The Relationship of Jewish and Gentile Believers to the Law Between A.D. 30 and 70 in the Scripture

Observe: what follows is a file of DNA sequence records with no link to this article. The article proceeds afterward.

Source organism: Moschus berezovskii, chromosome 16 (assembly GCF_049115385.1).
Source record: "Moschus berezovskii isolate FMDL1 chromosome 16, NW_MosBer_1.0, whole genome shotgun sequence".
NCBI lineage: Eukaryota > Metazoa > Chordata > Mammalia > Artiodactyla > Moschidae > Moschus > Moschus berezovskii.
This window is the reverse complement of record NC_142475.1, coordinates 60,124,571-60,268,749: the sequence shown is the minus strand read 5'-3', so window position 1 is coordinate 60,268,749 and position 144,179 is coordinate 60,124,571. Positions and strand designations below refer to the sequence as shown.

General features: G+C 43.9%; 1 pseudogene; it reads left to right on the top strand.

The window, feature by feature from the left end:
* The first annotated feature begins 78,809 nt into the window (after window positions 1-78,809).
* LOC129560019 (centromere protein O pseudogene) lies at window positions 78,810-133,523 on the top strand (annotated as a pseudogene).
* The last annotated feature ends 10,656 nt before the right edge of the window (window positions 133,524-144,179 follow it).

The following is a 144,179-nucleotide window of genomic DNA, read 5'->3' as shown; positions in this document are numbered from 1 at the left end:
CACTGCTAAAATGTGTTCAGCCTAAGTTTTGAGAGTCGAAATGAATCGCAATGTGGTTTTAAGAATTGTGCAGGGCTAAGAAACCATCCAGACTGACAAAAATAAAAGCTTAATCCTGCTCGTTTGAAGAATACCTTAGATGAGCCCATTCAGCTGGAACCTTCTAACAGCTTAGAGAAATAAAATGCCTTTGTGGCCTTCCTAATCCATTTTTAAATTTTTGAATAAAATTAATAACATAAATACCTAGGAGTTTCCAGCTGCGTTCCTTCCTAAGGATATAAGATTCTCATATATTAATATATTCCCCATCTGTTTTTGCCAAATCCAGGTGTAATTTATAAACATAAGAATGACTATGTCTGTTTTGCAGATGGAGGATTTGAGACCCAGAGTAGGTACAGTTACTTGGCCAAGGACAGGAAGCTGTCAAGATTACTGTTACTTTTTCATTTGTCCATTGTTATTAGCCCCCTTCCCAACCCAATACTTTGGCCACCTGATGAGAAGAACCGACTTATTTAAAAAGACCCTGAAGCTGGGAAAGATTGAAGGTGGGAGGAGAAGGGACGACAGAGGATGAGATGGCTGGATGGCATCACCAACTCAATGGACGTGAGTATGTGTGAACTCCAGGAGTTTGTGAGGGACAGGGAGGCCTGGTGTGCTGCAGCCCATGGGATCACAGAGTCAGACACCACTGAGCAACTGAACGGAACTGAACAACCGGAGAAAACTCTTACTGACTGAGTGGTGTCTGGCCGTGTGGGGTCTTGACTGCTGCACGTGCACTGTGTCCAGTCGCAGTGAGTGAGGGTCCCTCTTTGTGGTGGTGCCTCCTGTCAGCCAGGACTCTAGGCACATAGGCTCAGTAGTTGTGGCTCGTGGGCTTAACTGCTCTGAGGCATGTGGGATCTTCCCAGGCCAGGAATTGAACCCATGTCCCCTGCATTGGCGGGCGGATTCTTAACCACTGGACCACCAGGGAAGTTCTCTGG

43 the Law always was a burden anyway and is no longer applicable. Paul only accommodates stubborn Jews when in Jerusalem (Acts 21) , but even then they reject him as they do again in Rome. By Acts 28 Judaism is a thing of the ancient past ; Christianity has shed the bondage of Moses and become Law-free. This meaning is correct insofar as it sees the Church broadening to include Gentiles and expanding to Rome; an argument of this chapter, however , is that it is incorrect as it sees the displacement of Israel and the Law as a logical prerequisite to the Gentile mission. In reality the Gentile mission is the result of God keeping his promises to Israel and the witness to the Gentiles actually comes through believing Israelites. Many Jews reject the message but the very fact that they are given the opportunity to reject demonstrates that God has not yet fully or finally rejected them. The destruction of Jerusalem in A.D . 70 looms just over the horizon in A .D. 50, but before that fateful event believing Israelites proclaimed the ., message boldly to their own people and to Gentiles. The uniqueness of the Church in the middle of the first century and the message of Acts is that the Gentile mission include not just ethnic Jews and Gentiles , but religious , Law-observant Jews and Gentil e . At the same time it should be under tood that thi i an ob ervation of human behavior drawn from the book rather than a theological tatement. That i , the fa t that J believers continued in form of Old Covenant wor hip doe not imply that th Old wa till in force. In the ame way, peaking dogmatically about what Je i h b Ii much a ier than propo ing why they did it. Before even pr liminar n lu i n nant dr wn about th b k of A t , ho e r , the imp rtan f hi tori al int rpr t ti n h uld b mph 1Led . th tel ctl wh t r el ti n th b li to an end," 1 mm uld d t rmm n t n , Ba 1 J'fzeolo v